Wednesday, October 21, 2009

Rebranding Aid

Reporting last week on President Obama's recently won Nobel Peace Prize, celebrity artist-turned-anti-poverty-activist Bono writes in a New York Times Op-ed that this is the beginning of the rebranding of America. He says this year's Prize is a signal that Obama is a leader who will bring us into the global peace building fold rather than one whose initiatives consistently undermine it. Of the new administration, Bono excites, "From a development perspective, you couldn’t dream up a better dream team to pursue peace in this way, to rebrand America." A sea change for the US, to be sure. 

But what about a change for the direct beneficiaries of peace building and poverty eradication efforts, regardless of whose flag those efforts are under? The problems with international aid go far beyond the US's recent absence. As a global community, we need to look at what has happened to and due to status quo aid work. In our very small way, this initiative aims to confront those questions and attempt a change of tack. This blog will keep you posted on what comes of it. 

Some background: Northern Uganda recently emerged from an armed conflict between government and rebel armies that lasted from 1986 - 2006. The war's architects conscripted tens of thousands of child soldiers and led campaigns of ethnically-based violence, widescale sex slavery and the displacement of 2 million people.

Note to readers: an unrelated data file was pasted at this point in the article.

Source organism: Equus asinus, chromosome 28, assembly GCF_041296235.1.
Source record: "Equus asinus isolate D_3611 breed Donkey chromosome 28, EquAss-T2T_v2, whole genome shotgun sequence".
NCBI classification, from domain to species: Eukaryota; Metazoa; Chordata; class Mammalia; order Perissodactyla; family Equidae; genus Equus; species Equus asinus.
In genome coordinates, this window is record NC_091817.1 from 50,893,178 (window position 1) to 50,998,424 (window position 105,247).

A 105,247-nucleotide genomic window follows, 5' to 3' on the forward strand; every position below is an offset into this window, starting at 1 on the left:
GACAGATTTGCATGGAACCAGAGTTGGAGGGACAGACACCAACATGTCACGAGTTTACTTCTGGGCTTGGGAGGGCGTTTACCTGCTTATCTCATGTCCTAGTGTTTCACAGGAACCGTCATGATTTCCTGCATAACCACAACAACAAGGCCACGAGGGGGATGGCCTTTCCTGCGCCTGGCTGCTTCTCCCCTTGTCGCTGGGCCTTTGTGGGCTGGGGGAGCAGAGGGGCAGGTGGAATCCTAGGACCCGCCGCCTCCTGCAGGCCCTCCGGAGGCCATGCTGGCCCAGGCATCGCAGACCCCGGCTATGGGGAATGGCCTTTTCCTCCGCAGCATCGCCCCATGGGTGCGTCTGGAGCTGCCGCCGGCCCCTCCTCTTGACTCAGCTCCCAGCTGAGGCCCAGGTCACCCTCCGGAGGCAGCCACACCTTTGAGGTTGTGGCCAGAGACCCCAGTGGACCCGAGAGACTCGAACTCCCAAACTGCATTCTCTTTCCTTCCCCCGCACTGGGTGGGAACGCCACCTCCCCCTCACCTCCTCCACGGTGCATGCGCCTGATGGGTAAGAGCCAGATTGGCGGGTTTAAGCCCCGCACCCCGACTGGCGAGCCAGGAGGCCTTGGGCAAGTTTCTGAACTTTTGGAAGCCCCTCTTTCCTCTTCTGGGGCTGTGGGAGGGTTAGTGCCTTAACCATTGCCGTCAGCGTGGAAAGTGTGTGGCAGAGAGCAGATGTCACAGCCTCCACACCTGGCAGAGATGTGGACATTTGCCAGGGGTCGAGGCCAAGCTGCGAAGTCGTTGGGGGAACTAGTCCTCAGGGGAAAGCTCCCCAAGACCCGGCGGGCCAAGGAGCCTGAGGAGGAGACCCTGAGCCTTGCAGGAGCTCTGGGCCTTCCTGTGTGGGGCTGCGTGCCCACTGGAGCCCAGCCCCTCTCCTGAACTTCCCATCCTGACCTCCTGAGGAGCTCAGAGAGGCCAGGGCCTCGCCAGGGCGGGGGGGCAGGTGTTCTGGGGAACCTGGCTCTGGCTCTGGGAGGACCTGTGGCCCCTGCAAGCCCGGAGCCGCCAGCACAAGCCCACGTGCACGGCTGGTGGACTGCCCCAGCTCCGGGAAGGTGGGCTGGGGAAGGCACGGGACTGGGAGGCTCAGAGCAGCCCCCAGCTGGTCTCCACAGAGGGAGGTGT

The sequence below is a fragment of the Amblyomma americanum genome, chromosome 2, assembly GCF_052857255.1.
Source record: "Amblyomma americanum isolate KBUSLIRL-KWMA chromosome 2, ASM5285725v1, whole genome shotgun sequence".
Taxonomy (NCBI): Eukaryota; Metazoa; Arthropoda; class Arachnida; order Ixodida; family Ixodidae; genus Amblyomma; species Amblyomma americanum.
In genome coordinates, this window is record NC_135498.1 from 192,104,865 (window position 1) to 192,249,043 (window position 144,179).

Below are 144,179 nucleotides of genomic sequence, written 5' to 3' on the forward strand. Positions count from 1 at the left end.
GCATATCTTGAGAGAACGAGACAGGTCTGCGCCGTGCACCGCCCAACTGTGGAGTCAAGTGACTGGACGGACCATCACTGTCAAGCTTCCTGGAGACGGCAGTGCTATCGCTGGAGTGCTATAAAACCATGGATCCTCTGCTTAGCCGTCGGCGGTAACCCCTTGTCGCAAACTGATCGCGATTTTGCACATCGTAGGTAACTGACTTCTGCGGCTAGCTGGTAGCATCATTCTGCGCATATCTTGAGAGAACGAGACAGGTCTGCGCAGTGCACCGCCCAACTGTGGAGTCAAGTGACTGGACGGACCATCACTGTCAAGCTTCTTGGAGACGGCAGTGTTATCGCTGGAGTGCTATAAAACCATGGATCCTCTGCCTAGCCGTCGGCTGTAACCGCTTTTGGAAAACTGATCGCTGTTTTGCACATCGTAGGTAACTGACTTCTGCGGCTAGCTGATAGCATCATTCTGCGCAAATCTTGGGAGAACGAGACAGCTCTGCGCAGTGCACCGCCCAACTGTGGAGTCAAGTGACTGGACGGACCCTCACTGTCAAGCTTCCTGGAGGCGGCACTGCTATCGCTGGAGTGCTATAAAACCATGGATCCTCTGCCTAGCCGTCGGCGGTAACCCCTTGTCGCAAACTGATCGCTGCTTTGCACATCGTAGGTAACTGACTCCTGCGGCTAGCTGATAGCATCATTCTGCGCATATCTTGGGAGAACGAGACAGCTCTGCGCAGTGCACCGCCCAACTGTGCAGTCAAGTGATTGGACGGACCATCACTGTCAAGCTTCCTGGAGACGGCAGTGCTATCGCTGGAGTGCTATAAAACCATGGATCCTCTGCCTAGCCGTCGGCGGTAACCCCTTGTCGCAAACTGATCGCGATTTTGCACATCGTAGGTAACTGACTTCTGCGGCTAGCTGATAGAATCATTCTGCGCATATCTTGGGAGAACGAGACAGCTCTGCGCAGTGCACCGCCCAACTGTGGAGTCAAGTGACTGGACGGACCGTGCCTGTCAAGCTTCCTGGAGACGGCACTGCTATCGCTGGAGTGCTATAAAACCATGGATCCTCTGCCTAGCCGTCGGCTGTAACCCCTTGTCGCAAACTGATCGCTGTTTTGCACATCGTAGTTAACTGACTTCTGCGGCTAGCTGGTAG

In the immediate post-war setting, Uganda was a magnet for emergency humanitarian aid programs. Our program base is littered with UN compounds and European government-funded projects. At the height of the war, in their well-oiled way, they came in, set up shop, and saved lives by the thousands. Now they've moved to post-war reconstruction, handing out the last of the food aid, resurrecting demolished buildings and doling out micro loans to entrepreneur hopefuls. These are necessary activities, but there is a significant lack of two things here as in many peace building efforts elsewhere the world: preventative approaches and intellectual development.

This year, we are bringing attention to the war-afflicted population of Northern Uganda in a way that hasn't been done before. Our beneficiaries: youth and the future they influence. Our method: build democratic classrooms and give children the tools to promote the survival of peace in their society.

With this project, we want to participate in rebranding post-conflict and poverty-eradication efforts toward paying as much attention to the minds of future leaders as is paid to the roof and four walls that we call a classroom.

Blogging from our base in Gulu, Uganda, we'll keep you updated on project progress, informed on issues relevant to the region, and entertained with daily reflections and photography. For more on the overall project plan, philosophy and parent organization (Insight Collaborative) visit our program website.

Finally, let our experience be a call to action - there is a lot to be done to rebrand aid and the trajectory of the next generation. As Bono points out, "The Nobel Peace Prize is the rest of the world saying, ‘Don’t blow it.’ But that’s not just directed at Mr. Obama. It’s directed at all of us."

Enjoy the blog and please send comments—we’re excited about the year ahead and love feedback as much as the next novice fieldworker. 



1 comment: